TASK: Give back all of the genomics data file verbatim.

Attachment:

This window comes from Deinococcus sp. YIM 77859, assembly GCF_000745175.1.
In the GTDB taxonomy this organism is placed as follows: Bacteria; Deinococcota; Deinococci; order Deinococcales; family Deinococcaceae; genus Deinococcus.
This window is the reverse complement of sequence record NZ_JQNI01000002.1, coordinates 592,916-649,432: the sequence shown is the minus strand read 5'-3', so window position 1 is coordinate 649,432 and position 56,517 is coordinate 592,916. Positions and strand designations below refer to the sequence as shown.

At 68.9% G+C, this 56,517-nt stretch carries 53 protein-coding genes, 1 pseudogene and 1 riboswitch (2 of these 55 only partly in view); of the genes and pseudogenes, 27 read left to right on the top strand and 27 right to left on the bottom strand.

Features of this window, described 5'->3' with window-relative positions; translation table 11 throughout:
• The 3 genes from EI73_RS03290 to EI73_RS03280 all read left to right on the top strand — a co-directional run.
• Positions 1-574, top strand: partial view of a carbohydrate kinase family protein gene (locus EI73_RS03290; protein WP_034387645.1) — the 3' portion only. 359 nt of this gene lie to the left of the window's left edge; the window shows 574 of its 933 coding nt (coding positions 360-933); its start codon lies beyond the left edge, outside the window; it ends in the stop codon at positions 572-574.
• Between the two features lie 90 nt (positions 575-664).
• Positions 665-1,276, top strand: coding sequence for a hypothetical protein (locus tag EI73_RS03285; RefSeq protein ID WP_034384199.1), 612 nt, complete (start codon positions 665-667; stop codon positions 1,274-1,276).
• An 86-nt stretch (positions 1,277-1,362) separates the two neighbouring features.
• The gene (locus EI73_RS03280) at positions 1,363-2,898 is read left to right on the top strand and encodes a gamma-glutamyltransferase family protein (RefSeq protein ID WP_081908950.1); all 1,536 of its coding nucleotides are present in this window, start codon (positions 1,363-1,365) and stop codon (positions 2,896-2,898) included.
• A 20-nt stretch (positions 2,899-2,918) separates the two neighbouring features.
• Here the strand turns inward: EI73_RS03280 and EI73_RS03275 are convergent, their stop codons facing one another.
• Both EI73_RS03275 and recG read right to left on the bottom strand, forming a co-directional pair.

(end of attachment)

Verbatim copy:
This window comes from Deinococcus sp. YIM 77859, assembly GCF_000745175.1.
In the GTDB taxonomy this organism is placed as follows: Bacteria; Deinococcota; Deinococci; order Deinococcales; family Deinococcaceae; genus Deinococcus.
This window is the reverse complement of sequence record NZ_JQNI01000002.1, coordinates 592,916-649,432: the sequence shown is the minus strand read 5'-3', so window position 1 is coordinate 649,432 and position 56,517 is coordinate 592,916. Positions and strand designations below refer to the sequence as shown.

At 68.9% G+C, this 56,517-nt stretch carries 53 protein-coding genes, 1 pseudogene and 1 riboswitch (2 of these 55 only partly in view); of the genes and pseudogenes, 27 read left to right on the top strand and 27 right to left on the bottom strand.

Features of this window, described 5'->3' with window-relative positions; translation table 11 throughout:
• The 3 genes from EI73_RS03290 to EI73_RS03280 all read left to right on the top strand — a co-directional run.
• Positions 1-574, top strand: partial view of a carbohydrate kinase family protein gene (locus EI73_RS03290; protein WP_034387645.1) — the 3' portion only. 359 nt of this gene lie to the left of the window's left edge; the window shows 574 of its 933 coding nt (coding positions 360-933); its start codon lies beyond the left edge, outside the window; it ends in the stop codon at positions 572-574.
• Between the two features lie 90 nt (positions 575-664).
• Positions 665-1,276, top strand: coding sequence for a hypothetical protein (locus tag EI73_RS03285; RefSeq protein ID WP_034384199.1), 612 nt, complete (start codon positions 665-667; stop codon positions 1,274-1,276).
• An 86-nt stretch (positions 1,277-1,362) separates the two neighbouring features.
• The gene (locus EI73_RS03280) at positions 1,363-2,898 is read left to right on the top strand and encodes a gamma-glutamyltransferase family protein (RefSeq protein ID WP_081908950.1); all 1,536 of its coding nucleotides are present in this window, start codon (positions 1,363-1,365) and stop codon (positions 2,896-2,898) included.
• A 20-nt stretch (positions 2,899-2,918) separates the two neighbouring features.
• Here the strand turns inward: EI73_RS03280 and EI73_RS03275 are convergent, their stop codons facing one another.
• Both EI73_RS03275 and recG read right to left on the bottom strand, forming a co-directional pair.